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Instructors experience textbook order woes

By Lisa Rich
Arizona Daily Wildcat
Thursday, September 9, 2004
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Some faculty members say UofA Bookstore won't order additional books

With the fall semester in full swing, some instructors still don't have the necessary books for their classes.

Some faculty members have said the UofA Bookstore is refusing to allow them to order additional textbooks, but bookstore officials say that is not true.

English professor Frederick Kiefer said he went to the bookstore two weeks ago to order 12 additional texts for newly enrolled students in his Renaissance Drama class.

Kiefer said a textbook customer service clerk told him he could no longer order texts, and that his students would have to come in individually to special-order the additional material.

Kiefer said when he asked the clerk why, he was given no explanation and was told students had to come in and order the books themselves.

He did not recall the name of the employee who denied his order request.

Kiefer said he was concerned with students having to specially order their texts because, "students won't want to be bothered, it's just one more hassle to put up with."

Since then, he has given his students two additional options, suggesting they purchase the books from Internet sources, like, or make copies of the renaissance plays from the library anthologies with the title and call number.

"It struck me as very odd ... I am disappointed to learn the bookstore had a policy that the faculty didn't know about," Kiefer said.

However, UofA Bookstore director, Frank Farias said no such policy is in effect and the accusations are "inaccurate and irresponsible."

Farias said the only policy regarding book orders was to have all required order-requests for the fall 2004 semester sent to the bookstore by March 17.

Farias admitted a problem could arise when additional students enroll in a class, or when professors are assigned to classes after the March deadline, but said that would only result in texts arriving later or being sold at a higher price.

"After July 1, publishers increase prices," said Cynthia Hawk, assistant director of the UofA Bookstore.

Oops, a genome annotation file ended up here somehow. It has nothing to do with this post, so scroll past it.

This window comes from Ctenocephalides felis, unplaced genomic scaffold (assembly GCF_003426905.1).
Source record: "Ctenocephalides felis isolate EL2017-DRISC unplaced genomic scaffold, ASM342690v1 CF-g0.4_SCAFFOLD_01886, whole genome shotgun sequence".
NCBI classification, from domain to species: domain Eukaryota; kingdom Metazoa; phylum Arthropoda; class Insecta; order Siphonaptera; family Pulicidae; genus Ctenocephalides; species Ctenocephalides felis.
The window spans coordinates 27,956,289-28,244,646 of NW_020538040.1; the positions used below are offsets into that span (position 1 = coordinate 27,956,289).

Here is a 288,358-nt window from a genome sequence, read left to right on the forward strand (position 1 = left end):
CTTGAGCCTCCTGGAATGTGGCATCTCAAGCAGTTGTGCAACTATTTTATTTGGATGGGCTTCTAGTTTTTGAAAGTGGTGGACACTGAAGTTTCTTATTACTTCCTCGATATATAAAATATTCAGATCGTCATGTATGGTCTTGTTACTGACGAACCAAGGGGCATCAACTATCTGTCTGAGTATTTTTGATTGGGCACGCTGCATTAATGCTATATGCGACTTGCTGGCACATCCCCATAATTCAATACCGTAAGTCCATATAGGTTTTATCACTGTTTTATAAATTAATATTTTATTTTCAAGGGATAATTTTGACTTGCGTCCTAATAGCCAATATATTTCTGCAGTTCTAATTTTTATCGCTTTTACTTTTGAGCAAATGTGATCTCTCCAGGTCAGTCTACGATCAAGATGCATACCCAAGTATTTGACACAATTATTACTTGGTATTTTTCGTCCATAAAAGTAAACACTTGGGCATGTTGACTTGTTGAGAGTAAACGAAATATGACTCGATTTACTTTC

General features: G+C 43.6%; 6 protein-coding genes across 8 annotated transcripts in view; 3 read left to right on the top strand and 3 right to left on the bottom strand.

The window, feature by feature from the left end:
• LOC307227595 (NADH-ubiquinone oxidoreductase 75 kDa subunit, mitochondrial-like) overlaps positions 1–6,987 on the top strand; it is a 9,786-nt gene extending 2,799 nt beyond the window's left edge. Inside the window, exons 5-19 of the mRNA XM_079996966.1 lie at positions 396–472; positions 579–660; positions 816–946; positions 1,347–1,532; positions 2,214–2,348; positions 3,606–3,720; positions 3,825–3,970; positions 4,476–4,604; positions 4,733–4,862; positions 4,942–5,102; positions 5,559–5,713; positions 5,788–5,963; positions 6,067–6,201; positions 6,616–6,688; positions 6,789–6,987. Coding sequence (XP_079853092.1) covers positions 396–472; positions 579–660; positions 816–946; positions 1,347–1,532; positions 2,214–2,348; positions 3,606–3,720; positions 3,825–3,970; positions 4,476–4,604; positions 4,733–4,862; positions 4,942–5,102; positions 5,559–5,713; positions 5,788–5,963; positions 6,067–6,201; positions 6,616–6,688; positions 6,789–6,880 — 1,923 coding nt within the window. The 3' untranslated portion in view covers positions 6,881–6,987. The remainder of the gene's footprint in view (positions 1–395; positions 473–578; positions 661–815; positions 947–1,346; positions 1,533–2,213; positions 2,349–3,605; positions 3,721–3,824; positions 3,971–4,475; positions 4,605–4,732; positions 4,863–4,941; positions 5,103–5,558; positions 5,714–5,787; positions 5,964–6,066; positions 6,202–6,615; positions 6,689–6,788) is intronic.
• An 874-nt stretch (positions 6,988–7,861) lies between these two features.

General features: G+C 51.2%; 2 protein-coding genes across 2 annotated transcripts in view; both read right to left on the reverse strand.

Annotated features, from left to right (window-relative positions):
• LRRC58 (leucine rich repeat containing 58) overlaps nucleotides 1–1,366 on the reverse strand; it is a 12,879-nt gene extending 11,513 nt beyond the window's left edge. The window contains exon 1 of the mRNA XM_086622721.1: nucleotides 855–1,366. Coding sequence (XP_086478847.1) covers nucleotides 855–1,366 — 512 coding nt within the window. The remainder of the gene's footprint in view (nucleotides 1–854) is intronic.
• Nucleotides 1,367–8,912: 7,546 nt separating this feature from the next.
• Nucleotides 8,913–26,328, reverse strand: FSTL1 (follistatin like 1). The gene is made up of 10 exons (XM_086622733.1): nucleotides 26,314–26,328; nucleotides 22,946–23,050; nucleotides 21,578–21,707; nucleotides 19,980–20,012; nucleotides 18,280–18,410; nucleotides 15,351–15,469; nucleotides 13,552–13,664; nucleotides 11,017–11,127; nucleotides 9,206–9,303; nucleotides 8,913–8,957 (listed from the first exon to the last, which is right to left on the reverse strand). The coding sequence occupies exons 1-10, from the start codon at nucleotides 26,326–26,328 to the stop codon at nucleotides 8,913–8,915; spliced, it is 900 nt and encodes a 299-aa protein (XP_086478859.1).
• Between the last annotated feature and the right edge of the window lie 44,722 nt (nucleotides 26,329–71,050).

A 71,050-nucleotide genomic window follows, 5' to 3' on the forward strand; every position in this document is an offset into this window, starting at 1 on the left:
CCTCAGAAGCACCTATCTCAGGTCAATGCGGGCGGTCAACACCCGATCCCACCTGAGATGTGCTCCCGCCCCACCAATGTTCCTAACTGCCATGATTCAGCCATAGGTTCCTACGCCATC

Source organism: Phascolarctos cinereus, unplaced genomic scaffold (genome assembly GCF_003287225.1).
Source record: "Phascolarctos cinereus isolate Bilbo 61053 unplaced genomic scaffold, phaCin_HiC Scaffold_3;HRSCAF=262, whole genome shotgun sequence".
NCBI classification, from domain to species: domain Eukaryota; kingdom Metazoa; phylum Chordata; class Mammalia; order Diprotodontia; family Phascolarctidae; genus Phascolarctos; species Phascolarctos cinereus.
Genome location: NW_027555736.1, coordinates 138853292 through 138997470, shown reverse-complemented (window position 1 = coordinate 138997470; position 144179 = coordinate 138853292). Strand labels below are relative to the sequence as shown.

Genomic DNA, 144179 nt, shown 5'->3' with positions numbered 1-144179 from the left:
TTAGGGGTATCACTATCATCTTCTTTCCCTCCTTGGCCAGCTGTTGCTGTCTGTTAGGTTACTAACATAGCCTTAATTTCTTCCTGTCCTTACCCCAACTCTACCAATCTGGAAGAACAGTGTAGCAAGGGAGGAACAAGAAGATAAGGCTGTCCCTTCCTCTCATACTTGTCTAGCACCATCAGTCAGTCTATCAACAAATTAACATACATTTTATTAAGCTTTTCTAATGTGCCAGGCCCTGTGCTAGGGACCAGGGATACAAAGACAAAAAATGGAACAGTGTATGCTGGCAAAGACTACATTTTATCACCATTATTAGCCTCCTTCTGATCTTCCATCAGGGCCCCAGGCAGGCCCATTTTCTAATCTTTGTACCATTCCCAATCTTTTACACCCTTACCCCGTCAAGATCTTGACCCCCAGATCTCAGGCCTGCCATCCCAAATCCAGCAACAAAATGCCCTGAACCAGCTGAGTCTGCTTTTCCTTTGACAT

Hawk said that increase is due to a national competition among institutions also trying to order the same books.

English professor Roger Bowen also went to the bookstore to order additional material for newly enrolled students in his Modern British Literature class, and said he was told by textbook customer service that it "was not necessary."

Bowen said the clerk told him that most of the books on his required list could be purchased at Barnes & Noble, and the bookstore did not need to order additional textbooks. Bowen was also unaware of the name of the employee who denied his request.

"The whole point of a college bookstore is that students have one place to go and it's convenient," said Bowen, who expressed concern over his students having to search around the city to find stores that carried the required books.

Bowen said he didn't remember any policy such as this being implemented before, and said the bookstore seemed to be following different guidelines this year.

Hawk and Farias denied any policy against ordering textbooks.

"Our purpose is to serve the students and faculty. We always try and put students first," Farias said.

Farias said it was possible for a faculty member to have ordered a textbook late, and instead of admitting to their error, blamed the bookstore.

In such cases, the book may not always be available due to lack of stock the publishers or used book wholesalers have.

"It's like a race. If you start late, obviously you're not going to be the first to get the book. The reality of it is, stock is not always available," Farias said.

Textbooks can also be ordered through the bookstore Web site until Wednesday.

The Web site reads, "We ship items within one or two business days after receipt of your paid order is placed by using one of these methods: secure online ordering (encrypted order forms)," or by telephone or fax.

Susan White, a professor in the English department, said, "I ordered the books on the textbook Web site over the summer and they lost my order."

White said when she called to find out about the order, the bookstore admitted to losing it.

However, White said she ordered her books late, and understands the huge effort the bookstore goes through with professors who send in late requests.

In response to accusations of bookstore personnel refusing to order additional textbooks, Farias said that if there were any truth behind it, with proper information he would "take care of it personally."

This cannot be done unless the names of those responsible for denying order requests are known, Farias added.

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